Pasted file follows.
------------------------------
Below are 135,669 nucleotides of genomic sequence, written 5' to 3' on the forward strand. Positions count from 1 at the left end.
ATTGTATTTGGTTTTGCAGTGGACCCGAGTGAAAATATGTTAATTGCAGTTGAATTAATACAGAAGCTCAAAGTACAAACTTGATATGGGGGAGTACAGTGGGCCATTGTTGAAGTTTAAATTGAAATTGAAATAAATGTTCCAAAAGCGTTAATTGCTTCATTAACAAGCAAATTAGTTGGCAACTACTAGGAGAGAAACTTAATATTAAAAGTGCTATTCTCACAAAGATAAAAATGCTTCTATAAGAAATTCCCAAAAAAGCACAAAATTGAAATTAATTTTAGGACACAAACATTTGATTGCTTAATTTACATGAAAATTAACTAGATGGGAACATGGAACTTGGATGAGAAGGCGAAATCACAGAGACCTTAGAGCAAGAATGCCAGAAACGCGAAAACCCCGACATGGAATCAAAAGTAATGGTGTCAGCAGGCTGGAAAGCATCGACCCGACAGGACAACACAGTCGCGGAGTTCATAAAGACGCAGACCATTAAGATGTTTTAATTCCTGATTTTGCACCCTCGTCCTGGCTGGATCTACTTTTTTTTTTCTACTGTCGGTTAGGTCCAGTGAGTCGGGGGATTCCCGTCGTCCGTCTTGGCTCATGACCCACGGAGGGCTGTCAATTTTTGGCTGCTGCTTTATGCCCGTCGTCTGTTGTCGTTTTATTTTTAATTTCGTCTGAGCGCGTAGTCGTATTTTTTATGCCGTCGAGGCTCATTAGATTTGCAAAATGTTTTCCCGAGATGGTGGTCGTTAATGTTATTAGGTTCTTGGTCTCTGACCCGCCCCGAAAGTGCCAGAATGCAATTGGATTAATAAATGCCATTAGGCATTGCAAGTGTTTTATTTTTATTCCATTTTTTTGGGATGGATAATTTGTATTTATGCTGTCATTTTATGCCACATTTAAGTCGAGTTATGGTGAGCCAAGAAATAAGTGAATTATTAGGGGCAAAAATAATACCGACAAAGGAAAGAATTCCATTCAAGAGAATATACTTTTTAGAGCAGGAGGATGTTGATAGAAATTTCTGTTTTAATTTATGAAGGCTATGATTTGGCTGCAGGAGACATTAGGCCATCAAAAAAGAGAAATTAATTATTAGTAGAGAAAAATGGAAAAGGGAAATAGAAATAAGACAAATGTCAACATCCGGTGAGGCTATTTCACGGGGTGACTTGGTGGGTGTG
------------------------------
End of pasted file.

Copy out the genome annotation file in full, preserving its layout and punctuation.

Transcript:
Below are 135,669 nucleotides of genomic sequence, written 5' to 3' on the forward strand. Positions count from 1 at the left end.
ATTGTATTTGGTTTTGCAGTGGACCCGAGTGAAAATATGTTAATTGCAGTTGAATTAATACAGAAGCTCAAAGTACAAACTTGATATGGGGGAGTACAGTGGGCCATTGTTGAAGTTTAAATTGAAATTGAAATAAATGTTCCAAAAGCGTTAATTGCTTCATTAACAAGCAAATTAGTTGGCAACTACTAGGAGAGAAACTTAATATTAAAAGTGCTATTCTCACAAAGATAAAAATGCTTCTATAAGAAATTCCCAAAAAAGCACAAAATTGAAATTAATTTTAGGACACAAACATTTGATTGCTTAATTTACATGAAAATTAACTAGATGGGAACATGGAACTTGGATGAGAAGGCGAAATCACAGAGACCTTAGAGCAAGAATGCCAGAAACGCGAAAACCCCGACATGGAATCAAAAGTAATGGTGTCAGCAGGCTGGAAAGCATCGACCCGACAGGACAACACAGTCGCGGAGTTCATAAAGACGCAGACCATTAAGATGTTTTAATTCCTGATTTTGCACCCTCGTCCTGGCTGGATCTACTTTTTTTTTTCTACTGTCGGTTAGGTCCAGTGAGTCGGGGGATTCCCGTCGTCCGTCTTGGCTCATGACCCACGGAGGGCTGTCAATTTTTGGCTGCTGCTTTATGCCCGTCGTCTGTTGTCGTTTTATTTTTAATTTCGTCTGAGCGCGTAGTCGTATTTTTTATGCCGTCGAGGCTCATTAGATTTGCAAAATGTTTTCCCGAGATGGTGGTCGTTAATGTTATTAGGTTCTTGGTCTCTGACCCGCCCCGAAAGTGCCAGAATGCAATTGGATTAATAAATGCCATTAGGCATTGCAAGTGTTTTATTTTTATTCCATTTTTTTGGGATGGATAATTTGTATTTATGCTGTCATTTTATGCCACATTTAAGTCGAGTTATGGTGAGCCAAGAAATAAGTGAATTATTAGGGGCAAAAATAATACCGACAAAGGAAAGAATTCCATTCAAGAGAATATACTTTTTAGAGCAGGAGGATGTTGATAGAAATTTCTGTTTTAATTTATGAAGGCTATGATTTGGCTGCAGGAGACATTAGGCCATCAAAAAAGAGAAATTAATTATTAGTAGAGAAAAATGGAAAAGGGAAATAGAAATAAGACAAATGTCAACATCCGGTGAGGCTATTTCACGGGGTGACTTGGTGGGTGTG